I haven’t played that far in it yet, but watch out for that Boar, even with 5 people. That thing is gnarly. 1 shotted my Barbarian with a crit and its Reaction means it’s going to stay in the fight a lot longer than you would think.
Thanks for the tip! Definitely gonna look closely at that... Also really hoping the playtest comes tomorrow. One of my players would love to play a witch!

Np :3

And here’s hoping!

Sovereign Court

Pathfinder Adventure, Adventure Path, Lost Omens, Rulebook Subscriber

Tell us how it turned out!


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Grankless wrote:

Well, this thread turned... Interesting.

Certainly I think a lot of the NPC art kind of looks like funny fanart of Minecraft characters in that their heads tend to lean squarish to my eyes, but that's definitely not a classically Asian phenotype.

I'm gearing up to run this this weekend and will likely have 5 players - anything I should watch out for? Any notable combats where I should slap an Elite or an extra mook in to?

I´m going to start Part 3 next time so I can´t help you there, but tips for Part 1 and 2.

Part 1: In the mangy wolves atack, if your players don´t want to get down the cart, atack the horses, and the drivers, that should make some heroes to get down the ground and get some scratches.

In the event brawl, I had problems geting my players involved in the fight, they didn´t try to fight or tried to stop it calming the people, so they lost that xP. Try to force it a bit if they don´t step up (someone falls in his table, someone throws a jar to the barbarian).

For the boar, if the animal feels in danger (like when he has used ferocity for first time and is injured), change his tactic and make him run away, he is faster than the PCs so he is going to get away. The will be awarded for the xP anyway and they will learn that sometimes there is no need to kill everything.

Part 2: On the Mutant wolves, point out very clearly they are blind. That probably will lead to crazy plans (my guys used a pestilent goo that they had in a jar because they thought they used the smell sense), also maybe they will learn tactics for fighting creatures with motion sense.

The Blood Ooze can be a TPK if your players are the kind of charging as first action. Try to point that the Ooze is eyeless and maybe they will try to Recall knowleadge to know what sense is using the creature, it can be a very good tip for them. Also for The Sculptor I made him stay in the chamber using 1 action each turn giving an order to the Blood Ooze (things like, go straight and atack!), instead of a powder coagulant I made him using some kind of spray dispenser with 3 charges. If your players are fast enough, they can take it away from the Orc and try to use it (my players tried but they were too late). I made the sculptor run away when he emptied the spray, because the fight was very hard for them.

I hope this tips help you in some way.


Rysky wrote:
I haven’t played that far in it yet, but watch out for that Boar, even with 5 people. That thing is gnarly. 1 shotted my Barbarian with a crit and its Reaction means it’s going to stay in the fight a lot longer than you would think.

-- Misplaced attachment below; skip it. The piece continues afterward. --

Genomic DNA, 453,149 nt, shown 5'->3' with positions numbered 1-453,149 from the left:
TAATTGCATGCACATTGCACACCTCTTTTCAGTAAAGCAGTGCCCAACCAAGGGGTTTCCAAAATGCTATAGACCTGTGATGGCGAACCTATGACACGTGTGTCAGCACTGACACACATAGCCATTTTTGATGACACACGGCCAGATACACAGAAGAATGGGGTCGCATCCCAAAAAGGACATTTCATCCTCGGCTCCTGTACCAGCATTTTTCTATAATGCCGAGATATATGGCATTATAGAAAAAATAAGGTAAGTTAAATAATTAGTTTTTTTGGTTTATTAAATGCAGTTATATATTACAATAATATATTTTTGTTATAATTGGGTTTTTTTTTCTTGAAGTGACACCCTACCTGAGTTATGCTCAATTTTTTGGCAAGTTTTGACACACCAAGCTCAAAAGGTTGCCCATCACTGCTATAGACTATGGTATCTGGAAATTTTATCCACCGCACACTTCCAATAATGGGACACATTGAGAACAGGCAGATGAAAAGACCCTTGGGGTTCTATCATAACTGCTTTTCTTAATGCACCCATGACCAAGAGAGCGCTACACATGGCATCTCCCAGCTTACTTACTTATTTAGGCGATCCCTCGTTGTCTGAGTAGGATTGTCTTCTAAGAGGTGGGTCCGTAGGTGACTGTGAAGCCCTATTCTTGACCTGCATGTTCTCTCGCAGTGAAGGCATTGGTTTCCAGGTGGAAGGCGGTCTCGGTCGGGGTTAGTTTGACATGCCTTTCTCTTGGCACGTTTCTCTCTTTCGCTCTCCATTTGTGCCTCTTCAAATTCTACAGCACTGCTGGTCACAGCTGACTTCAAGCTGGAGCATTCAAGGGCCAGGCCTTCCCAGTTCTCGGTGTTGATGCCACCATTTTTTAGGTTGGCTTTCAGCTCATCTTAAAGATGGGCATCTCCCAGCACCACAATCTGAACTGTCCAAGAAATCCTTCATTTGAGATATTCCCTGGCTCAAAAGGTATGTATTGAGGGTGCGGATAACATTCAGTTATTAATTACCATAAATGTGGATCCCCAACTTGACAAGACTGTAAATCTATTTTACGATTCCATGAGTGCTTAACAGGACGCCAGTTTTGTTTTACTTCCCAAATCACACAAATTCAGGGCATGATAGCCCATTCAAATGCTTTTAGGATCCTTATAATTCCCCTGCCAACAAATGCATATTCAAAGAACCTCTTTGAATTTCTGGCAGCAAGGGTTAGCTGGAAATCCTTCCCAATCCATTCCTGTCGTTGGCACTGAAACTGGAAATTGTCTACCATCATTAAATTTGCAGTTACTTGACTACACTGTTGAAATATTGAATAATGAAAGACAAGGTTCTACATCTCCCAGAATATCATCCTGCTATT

We are about 1/2 way through questioning the townsfolk. The Boar went down in 1 round due to a crit from the Redeemer, but the Caustic Wolf took 2 of our 4 PCs to dying 1. Failed Ref on the Acid breath and Crit on a bite. I find damage can be really swingy due to +10 crits (not a bad thing, just an observation).

OH and the level -1 Farmers! They hit like a ton of bricks!
Having fun so far, but my players all guessed pretty much immediately that 1) someone was getting poisoned at dinner, 2) Phinick was in on it, and 3) Hallod is also in on it.
These were just out of the blue guesses without any evidence to back it up (unconfirmed by me but obviously correct) but chapter 1 at least is not very surprising for a more experienced group.


Aswaarg wrote:

I´m going to start Part 3 next time so I can´t help you there, but tips for Part 1 and 2.

Part 1: In the mangy wolves atack, if your players don´t want to get down the cart, atack the horses, and the drivers, that should make some heroes to get down the ground and get some scratches.

100% what I did here. One horse was critted by a mangy wolf and almost killed it outright. That got the Redeemer and Monk out of the wagon pretty quick.

One issue we had was the Monk was rolling sub-5 pretty much all night. That helped drag out fights (and thus increase damage to PCs) since she wasn't really contributing.

Paizo Employee Customer Service Representative

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Posts were removed for being off topic, confrontational and racist.

People face discrimination every single day in the real world. It's not asking a lot to be freed from discrimination in published adventures for a fantasy game. Encountering and addressing these issues is something a homebrew game can do really well with consent from the players. Additionally, the Adventures and Adventure Paths can be used as guidelines for your own play and preference, with flavor and characters added in to build your world. I'm sure many of the characters in this Adventure have rich backstories that you'll never hear about - that's a normal thing that happens. That doesn't mean those backstories don't exist.